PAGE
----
What is a Rectovaginal Fistula?
A rectovaginal fistula is an abnormal connection formed between the vagina and the lower part of the large intestine, or rectum and can cause stool to leak into the vagina.
Causes of Rectovaginal Fistula
The possible causes of a rectovaginal fistula include:
- Injuries in childbirth
- Inflammatory bowel conditions such as Crohn’s disease
- Prior surgical treatment complications involving your rectum, vagina, anus or perineum
- The use of radiation therapy around the pelvic region
- Infections in your anus or rectum
- Vaginal trauma
Symptoms of Rectovaginal Fistula
Signs related to rectovaginal fistula include:
- Presence of stool or pus in your vagina
- Gas passage through your vagina
- Foul-smelling vaginal discharge
- Recurrent vaginal or urinary tract infections
- Unexplained pain or irritation around the vaginal region or the perineum region, the area between the anus and vagina.
- Pain during sexual intercourse
- Trouble controlling bowel movements
Diagnosis of Rectovaginal Fistula
Your doctor will first enquire about your symptoms and perform a physical examination to check for the presence of any possible tumour mass, infection, or abscess; and to try and locate the rectovaginal fistula.
To identify the fistula your doctor may order different tests including:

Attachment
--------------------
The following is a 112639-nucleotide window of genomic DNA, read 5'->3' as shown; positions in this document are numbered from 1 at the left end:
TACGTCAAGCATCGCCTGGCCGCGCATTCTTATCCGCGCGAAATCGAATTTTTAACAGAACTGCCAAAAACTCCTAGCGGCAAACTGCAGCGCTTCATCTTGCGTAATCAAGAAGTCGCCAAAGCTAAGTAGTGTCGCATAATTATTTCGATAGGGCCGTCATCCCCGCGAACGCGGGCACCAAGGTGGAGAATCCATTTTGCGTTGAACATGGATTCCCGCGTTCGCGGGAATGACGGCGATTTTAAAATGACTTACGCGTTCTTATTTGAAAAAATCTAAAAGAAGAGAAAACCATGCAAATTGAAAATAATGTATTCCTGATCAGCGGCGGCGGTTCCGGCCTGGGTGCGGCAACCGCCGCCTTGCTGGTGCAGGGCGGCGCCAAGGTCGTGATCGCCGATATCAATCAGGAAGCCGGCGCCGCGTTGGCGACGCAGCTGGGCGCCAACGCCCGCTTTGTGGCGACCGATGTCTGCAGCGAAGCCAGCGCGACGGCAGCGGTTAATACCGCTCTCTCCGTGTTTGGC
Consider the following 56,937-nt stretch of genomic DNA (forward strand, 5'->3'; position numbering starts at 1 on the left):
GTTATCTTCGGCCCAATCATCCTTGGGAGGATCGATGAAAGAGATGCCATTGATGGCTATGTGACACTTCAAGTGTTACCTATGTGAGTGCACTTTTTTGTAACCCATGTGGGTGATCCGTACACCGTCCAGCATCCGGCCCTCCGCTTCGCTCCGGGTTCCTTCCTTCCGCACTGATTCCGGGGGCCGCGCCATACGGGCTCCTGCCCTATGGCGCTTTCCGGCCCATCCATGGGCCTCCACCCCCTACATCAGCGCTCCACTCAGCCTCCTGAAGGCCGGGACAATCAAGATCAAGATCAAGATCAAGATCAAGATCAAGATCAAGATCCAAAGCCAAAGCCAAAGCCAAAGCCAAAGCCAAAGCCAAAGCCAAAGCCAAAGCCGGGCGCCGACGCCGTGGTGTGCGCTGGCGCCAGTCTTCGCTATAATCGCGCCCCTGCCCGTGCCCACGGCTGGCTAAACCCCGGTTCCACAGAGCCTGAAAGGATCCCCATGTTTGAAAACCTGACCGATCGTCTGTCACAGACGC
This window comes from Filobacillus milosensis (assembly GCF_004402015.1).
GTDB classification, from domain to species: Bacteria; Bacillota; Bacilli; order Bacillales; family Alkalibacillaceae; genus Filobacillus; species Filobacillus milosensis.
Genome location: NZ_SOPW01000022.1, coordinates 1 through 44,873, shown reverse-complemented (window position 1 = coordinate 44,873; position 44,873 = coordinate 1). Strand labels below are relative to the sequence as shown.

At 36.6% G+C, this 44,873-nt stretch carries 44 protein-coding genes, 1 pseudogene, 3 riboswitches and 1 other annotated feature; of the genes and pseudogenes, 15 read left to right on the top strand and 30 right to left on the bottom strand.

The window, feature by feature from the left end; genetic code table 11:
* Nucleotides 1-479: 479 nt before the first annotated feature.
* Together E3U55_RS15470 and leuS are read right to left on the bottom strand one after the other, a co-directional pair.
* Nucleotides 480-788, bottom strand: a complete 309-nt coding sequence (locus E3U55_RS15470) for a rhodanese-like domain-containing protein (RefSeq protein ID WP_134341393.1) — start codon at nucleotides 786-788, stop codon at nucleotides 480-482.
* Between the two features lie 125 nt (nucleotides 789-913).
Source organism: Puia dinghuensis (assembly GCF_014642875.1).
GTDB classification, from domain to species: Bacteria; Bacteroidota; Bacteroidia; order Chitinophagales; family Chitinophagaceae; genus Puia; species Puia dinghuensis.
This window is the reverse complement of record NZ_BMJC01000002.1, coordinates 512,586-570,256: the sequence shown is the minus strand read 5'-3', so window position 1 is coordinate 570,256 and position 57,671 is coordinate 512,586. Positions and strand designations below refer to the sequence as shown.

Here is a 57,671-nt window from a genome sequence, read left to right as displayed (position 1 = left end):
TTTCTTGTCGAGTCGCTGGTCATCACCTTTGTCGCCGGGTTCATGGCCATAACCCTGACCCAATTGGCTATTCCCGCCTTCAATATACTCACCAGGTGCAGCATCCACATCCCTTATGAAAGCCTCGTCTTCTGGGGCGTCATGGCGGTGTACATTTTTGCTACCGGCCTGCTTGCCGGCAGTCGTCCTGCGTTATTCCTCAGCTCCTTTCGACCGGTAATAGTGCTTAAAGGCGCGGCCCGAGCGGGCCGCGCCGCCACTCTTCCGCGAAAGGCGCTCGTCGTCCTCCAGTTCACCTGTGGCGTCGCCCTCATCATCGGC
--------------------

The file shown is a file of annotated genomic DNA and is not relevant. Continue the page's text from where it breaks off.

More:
- Contrast tests: These tests include the use of a barium enema or a vaginogram to obtain contrast X-rays of your vagina and rectum to check for the presence of a fistula in the upper region of the rectum.
- Blue dye test: In this test, a tampon will be placed in your vagina and a blue dye injected into your rectum. The tampon is removed after some time and checked for blue staining, which indicates the presence of a rectovaginal fistula.
- Anorectal ultrasound: This procedure involves the use of ultrasonic waves to create video images of your anus and rectum to check for the fistula.
- Anorectal manometry: This procedure is used to measure the sensitivity and function of the rectum including the rectal sphincter and your ability to control stool passage.
- Computerized tomography (CT) scan: This study creates highly detailed images of the abdomen and pelvis.
- Magnetic resonance imaging (MRI): A magnetic field and radio waves are used to create images of the internal soft tissue structures to help identify the fistula.
Treatment of a Rectovaginal Fistula
Initially, you may be prescribed antibiotics or other medications to heal any infection in the area. In some instances, your doctor might recommend waiting for a few months to see if the fistula may heal on its own, but often surgery may be necessary. Surgical options include:
- Use of a biologic tissue patch or anal fistula plug to sew up the fistula and guide your body to heal around the patch
- Patching up the fistula using a tissue graft obtained from an adjacent area
- Repairing sphincter muscles which may have been damaged due to the fistula
- In some rare or complex cases, a colostomy is also performed to divert your stool through an opening in your abdomen while your fistula heals.